A VISUAL artist has created a striking exhibition to challenge Western views on cut-price clothing and pay homage to those who died when a clothing factory collapsed in Bangladesh on its first anniversary, writes Anne Sheridan.
Artist Sheila Stone, of the Contact studio in Limerick, said she was shocked last April by the horrendous loss of life in Dhaka, Bangladesh when the Rana Plaza clothing factory collapsed killing 1,132 workers.
Sheila, who holds a degree in ceramics from the Limerick School of Art & Design, said her anger motivated her to create an art installation to commemorate those who died, and to challenge the public to question the ethics of buying cheap clothing at the expense of the workers in Bangladesh and elsewhere.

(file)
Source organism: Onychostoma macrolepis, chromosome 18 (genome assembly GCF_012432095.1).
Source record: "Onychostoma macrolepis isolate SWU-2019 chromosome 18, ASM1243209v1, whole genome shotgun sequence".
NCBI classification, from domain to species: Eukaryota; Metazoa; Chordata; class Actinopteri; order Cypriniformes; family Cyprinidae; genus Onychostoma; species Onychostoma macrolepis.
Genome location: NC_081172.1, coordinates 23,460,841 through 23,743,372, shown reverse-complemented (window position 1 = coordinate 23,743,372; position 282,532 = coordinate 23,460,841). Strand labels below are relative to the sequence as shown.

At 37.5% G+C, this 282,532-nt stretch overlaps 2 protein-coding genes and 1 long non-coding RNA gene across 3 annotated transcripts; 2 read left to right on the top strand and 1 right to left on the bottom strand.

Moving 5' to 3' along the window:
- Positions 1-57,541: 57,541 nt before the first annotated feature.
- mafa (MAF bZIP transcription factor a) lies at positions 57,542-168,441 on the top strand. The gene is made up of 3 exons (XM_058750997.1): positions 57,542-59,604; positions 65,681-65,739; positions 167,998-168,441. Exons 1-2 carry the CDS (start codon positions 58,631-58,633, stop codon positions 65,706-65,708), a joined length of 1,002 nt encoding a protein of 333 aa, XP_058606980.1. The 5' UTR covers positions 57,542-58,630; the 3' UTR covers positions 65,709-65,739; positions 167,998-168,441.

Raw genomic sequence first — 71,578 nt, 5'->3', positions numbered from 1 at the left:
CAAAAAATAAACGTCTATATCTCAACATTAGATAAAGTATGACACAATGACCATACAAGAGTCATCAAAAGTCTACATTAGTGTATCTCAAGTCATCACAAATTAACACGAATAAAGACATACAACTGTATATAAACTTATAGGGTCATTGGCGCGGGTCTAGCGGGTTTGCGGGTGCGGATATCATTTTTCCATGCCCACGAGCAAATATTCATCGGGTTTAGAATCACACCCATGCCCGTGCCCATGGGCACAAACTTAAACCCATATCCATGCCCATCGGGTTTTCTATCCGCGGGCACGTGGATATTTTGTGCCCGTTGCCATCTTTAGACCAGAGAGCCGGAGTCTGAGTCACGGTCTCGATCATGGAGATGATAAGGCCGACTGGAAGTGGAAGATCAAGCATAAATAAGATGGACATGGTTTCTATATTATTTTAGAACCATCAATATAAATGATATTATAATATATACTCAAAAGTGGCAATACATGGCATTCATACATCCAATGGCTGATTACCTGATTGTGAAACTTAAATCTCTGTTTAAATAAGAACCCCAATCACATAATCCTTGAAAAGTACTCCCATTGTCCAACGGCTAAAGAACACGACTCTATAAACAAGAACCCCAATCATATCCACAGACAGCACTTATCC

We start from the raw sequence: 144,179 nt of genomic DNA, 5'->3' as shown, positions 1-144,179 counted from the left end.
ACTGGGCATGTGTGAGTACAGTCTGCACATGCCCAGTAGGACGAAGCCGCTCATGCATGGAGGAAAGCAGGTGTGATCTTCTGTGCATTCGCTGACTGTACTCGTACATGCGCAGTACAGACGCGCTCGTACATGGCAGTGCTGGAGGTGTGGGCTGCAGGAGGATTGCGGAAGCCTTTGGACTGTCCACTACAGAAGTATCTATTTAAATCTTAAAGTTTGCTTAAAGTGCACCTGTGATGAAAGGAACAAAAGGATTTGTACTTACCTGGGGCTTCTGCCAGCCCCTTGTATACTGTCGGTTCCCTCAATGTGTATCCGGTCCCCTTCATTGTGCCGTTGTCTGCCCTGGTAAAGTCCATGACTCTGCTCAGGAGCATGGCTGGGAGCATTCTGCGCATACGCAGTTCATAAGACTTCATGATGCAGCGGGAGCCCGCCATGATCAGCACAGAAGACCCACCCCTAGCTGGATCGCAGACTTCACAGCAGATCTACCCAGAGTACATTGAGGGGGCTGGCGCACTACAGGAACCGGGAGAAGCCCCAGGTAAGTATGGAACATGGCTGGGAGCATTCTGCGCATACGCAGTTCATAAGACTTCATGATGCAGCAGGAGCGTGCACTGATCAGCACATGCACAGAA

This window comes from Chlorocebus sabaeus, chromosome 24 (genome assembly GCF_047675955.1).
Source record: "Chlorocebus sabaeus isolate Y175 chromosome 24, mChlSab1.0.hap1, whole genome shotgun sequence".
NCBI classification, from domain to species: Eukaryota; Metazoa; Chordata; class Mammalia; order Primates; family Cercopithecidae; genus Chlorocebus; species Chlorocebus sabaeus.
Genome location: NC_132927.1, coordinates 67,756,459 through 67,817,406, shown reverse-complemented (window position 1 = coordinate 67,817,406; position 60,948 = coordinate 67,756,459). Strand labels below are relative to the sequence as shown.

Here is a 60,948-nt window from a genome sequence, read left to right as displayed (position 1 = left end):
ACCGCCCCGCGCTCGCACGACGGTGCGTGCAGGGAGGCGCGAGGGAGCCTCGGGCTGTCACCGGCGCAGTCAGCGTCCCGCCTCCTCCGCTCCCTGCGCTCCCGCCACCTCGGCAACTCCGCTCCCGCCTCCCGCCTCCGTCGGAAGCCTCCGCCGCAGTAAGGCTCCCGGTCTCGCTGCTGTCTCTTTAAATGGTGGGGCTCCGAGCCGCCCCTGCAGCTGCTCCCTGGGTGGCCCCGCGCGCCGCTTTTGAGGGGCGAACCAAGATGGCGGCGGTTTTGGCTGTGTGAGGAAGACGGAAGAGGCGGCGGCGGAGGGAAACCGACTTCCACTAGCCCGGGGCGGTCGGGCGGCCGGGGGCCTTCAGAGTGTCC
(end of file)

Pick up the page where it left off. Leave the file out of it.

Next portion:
The finished art work consists of 1,132 base relief faces modelled in clay and fired in a kiln at 1200 centigrade. They are mounted on a simple black background.
The installation will launched this Friday, May 11, at 2pm near the entrance to the library in Mary Immaculate College throughout April.
It is the first showing of the piece in Limerick, which she hopes to bring to Limerick at a later date.
Entitled Faceless, she said this ceramic mural illustrates the economic imbalance in our global community and the moral imperative to address the social and ethical problems that result.
“These workers enable us in the West to access cheap clothing and other products. It begs the question do we have a moral responsibility to demand the safety and proper conditions and pay for these workers?
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